If you’re alive then the chances are you have experienced cravings. I don’t think I know anyone who hasn’t craved after something. Maybe it’s something typical like chocolate or ice cream, or maybe it’s something a little less typical like ice or dirt!
In pregnancy, cravings are seen as normal and teachers. They let us know that we are craving after a particular nutrient our growing baby needs. So if we can see cravings as teachers in pregnancy why does this not translate over when we experience cravings outside of pregnancy?
I never used to see them as anything other than a nuisance. I used to feel that they meant there was something wrong with me – in the sense that I wasn’t able to “control” them.
Of course there WAS something wrong with me...
but I was taking it way too personally and not seeing them as a GOOD thing.
I refused to listen to what they meant because I was emotionally affected in how they made me feel and what they did to me.
Cravings are our body’s instruction on how to heal – we just need to learn the language
If I had stepped back and for a moment asked “What does this craving mean?” – I would have been a lot better off. That’s really where you need to start. What does the craving you are experiencing mean? What is it telling you?
Of course, in the moment it is always going to be difficult. Cravings can be intense. I remember having intense chocolate cravings and I was starting to get really fed up with being a slave to them.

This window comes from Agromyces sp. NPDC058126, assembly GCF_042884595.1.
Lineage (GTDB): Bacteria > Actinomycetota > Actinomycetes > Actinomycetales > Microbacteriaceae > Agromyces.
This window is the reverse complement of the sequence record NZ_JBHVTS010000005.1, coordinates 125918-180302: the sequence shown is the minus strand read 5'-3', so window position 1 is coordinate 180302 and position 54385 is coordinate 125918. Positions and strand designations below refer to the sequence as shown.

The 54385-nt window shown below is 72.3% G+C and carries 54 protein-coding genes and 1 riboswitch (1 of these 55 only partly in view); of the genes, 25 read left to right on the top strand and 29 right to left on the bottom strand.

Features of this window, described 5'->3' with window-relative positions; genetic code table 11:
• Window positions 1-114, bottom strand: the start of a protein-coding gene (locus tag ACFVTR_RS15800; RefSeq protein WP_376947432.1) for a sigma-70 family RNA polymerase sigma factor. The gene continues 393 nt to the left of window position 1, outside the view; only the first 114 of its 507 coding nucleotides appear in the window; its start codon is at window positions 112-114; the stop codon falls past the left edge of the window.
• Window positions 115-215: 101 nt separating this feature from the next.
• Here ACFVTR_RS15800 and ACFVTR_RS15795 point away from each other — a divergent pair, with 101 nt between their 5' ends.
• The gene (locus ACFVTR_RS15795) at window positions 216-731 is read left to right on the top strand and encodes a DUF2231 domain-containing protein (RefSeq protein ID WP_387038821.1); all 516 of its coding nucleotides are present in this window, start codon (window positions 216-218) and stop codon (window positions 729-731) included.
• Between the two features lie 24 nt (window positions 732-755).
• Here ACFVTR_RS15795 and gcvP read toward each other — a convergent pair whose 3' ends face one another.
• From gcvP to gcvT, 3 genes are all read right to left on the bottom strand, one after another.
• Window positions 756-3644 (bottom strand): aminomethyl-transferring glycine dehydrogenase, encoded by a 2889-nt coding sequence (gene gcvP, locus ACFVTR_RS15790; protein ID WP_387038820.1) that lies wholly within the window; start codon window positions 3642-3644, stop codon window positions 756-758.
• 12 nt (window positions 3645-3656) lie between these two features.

I would go out really late at night, just to get some if I was craving and out of stock in my own cupboards. I would go out even when it was ridiculously icy JUST for my chocolate fix. It was ridiculous, I was ridiculous!
So one day I decided to go cold turkey and see what happened.
I felt 3 days of utter emotional and physical pain
It took 3 days to finally crush the grip that the cravings had on me and afterwards I felt good and free for a considerable amount of time.
A weight had lifted but it was 3 days of utter pain – emotionally more than physically. I still experienced cravings now and then, just not as intensely as in those 3 days.
Now I realize I didn’t need to be that hard on myself. And it didn’t solve the cravings completely.
But what had happened exactly? Why did my craving appear in the first place – why had they formed and why was it so emotionally draining?
The starting point of this conversation begins with an understanding of the 4 types of cravings.
The 4 Types of Cravings
Let’s start with the most obvious and the one we covered briefly above.
Many cravings that you have are your body’s way of saying I need some nourishment. This is why they are very common during pregnancy.
In fact just being hungry could be considered a craving. You certainly crave food then! However when it is more specific, it is usually because that thing you are craving has a specific nutrient your body is lacking and needs.
Different cravings mean different things
To give an example: my chocolate cravings could have been a signal that my body needed magnesium. In fact, as an asthmatic, this isn’t really surprising. Magnesium deficiency has been linked to asthma as well as a whole host of other issues including type 2 diabetes, migraines, hypertension to name a few.
Around 50% of Americans are deficient in magnesium. So you have a 50/50 chance of your body craving some magnesium.
I have also had extremely weird cravings too. One time I was suffering from the desire to eat cotton. No joke. Fresh clothing just smelt delicious.
It turned out it was due to low iron and magnesium – taking magnesium supplements rectified this for me. My iron levels went up and I no longer felt anything towards cotton clothing!
Since taking the magnesium, I have also found that I have had no chocolate cravings whatsoever. (It’s also helped my asthma...but that’s another story).
Supplements aren't always necessary
Of course you DON’T necessarily need to take a supplement. You could just seek out other foods that have magnesium in such as pumpkin seeds, almonds etc.